Research Collaborations

Some earthquakes expected along Rio Grande Rift in Colorado and New Mexico, new study says

January 11, 2012

The Rio Grande Rift, a thinning and stretching of Earth’s surface that extends from Colorado’s central Rocky Mountains to Mexico, is not dead but geologically alive and active, according to a new study involving scientists from the University of Colorado Boulder’s Cooperative Institute for Research in Environmental Sciences.  

CU-led study pinpoints farthest developing galaxy cluster ever found

January 10, 2012

A team of researchers led by the University of Colorado Boulder has used NASA’s Hubble Space Telescope to uncover a cluster of galaxies in the initial stages of construction -- the most distant such grouping ever observed in the early universe.

In a random sky survey made in near-infrared light, Hubble spied five small galaxies clustered together 13.1 billion light-years away. They are among the brightest galaxies at that epoch and very young, living just 600 million years after the universe’s birth in the Big Bang. One light-year is about 6 trillion miles.

Study indicates hail may disappear from Colorado's Front Range by 2070

January 09, 2012

Summertime hail could all but disappear from the eastern flank of Colorado’s Rocky Mountains by 2070, says a new study by the National Oceanic and Atmospheric Administration, the University of Colorado Boulder’s Cooperative Institute for Research in Environmental Sciences and the National Center for Atmospheric Research.

Listen up: crickets have had ears on their legs for more than 50 million years

How did insects get their hearing? A new study of 50-million-year-old cricket and katydid fossils sporting some of the best preserved fossil insect ears described to date are helping to trace the evolution of the insect ear.

According to University of Colorado Museum of Natural History paleontologist Dena Smith and University of Illinois Professor Roy Plotnick, who collaborated on the new study at the National Evolutionary Synthesis Center, or NESCent, in Durham, N.C., insects hear with help from some very unusual ears.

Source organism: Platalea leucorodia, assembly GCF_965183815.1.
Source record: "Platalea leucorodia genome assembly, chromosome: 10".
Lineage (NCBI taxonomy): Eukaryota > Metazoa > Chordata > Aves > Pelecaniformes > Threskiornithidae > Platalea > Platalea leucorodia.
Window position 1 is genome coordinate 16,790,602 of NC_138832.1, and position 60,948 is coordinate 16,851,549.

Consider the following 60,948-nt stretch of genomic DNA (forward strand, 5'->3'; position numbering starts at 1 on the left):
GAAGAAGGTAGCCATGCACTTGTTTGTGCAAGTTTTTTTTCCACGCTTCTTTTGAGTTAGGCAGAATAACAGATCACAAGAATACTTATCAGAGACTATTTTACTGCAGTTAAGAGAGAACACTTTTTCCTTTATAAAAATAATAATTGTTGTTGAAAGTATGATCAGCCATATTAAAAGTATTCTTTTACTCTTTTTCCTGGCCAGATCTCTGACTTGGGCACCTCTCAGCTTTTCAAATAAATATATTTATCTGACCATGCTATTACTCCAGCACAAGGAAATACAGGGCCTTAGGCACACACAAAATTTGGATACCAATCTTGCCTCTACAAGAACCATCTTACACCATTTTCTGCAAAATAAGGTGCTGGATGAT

50-million-year-old cricket and katydid fossils from Colorado hint at origin of insect hearing

January 03, 2012

How did insects get their hearing? A new study of 50-million-year-old cricket and katydid fossils sporting some of the best preserved fossil insect ears described to date are helping to trace the evolution of the insect ear.

According to paleontologist Dena Smith of the University of Colorado Boulder's Museum of Natural History and University of Illinois Professor Roy Plotnick, who collaborated on the new study at the National Evolutionary Synthesis Center, or NESCent, in Durham, N.C., insects hear with help from some very unusual ears.

USAID, CU-Boulder partner to study water resources in Asia mountains

December 06, 2011

A University of Colorado Boulder team is partnering with the United States Agency for International Development to assess snow and glacier contributions to water resources originating in the high mountains of Asia that straddle 10 countries.

CU engineers help launch Colorado K-12 science experiments into space

When the space shuttle Atlantis lifted off for its journey to the International Space Station in 2009, it had on board two butterfly habitats, which were part of an experiment conducted by CU-Boulder and K–12 students across the country.

Pushing the boundaries of ultracold physics

Physicists at JILA on the CU-Boulder campus have for the first time observed chemical reactions near absolute zero, demonstrating that chemistry is possible at ultralow temperatures and that reaction rates can be controlled using quantum mechanics, the peculiar rules of submicroscopic physics.

Using indigenous knowledge to advance research

Using skills passed down through generations, Inuit forecasters living in the Canadian Arctic look to the sky to tell by the way the wind scatters a cloud whether a storm is on the horizon or if it’s safe to go on a hunt. Thousands of miles away in a lab in Colorado’s Rocky Mountains, scientists take data measurements and use the latest computer models to predict weather. These are two practices serving the same purpose that come from disparate worlds.

Research collaboration explores biofuels and biorefining

A grant awarded to the Colorado Center for Biorefining and Biofuels, or C2B2, will allow students to conduct research related to the conversion of biomass to fuels and chemicals. C2B2 is a joint renewable energy center of CU-Boulder, Colorado State University, Colorado School of Mines, the U.S. Department of Energy’s National Renewable Energy Laboratory, and industry.

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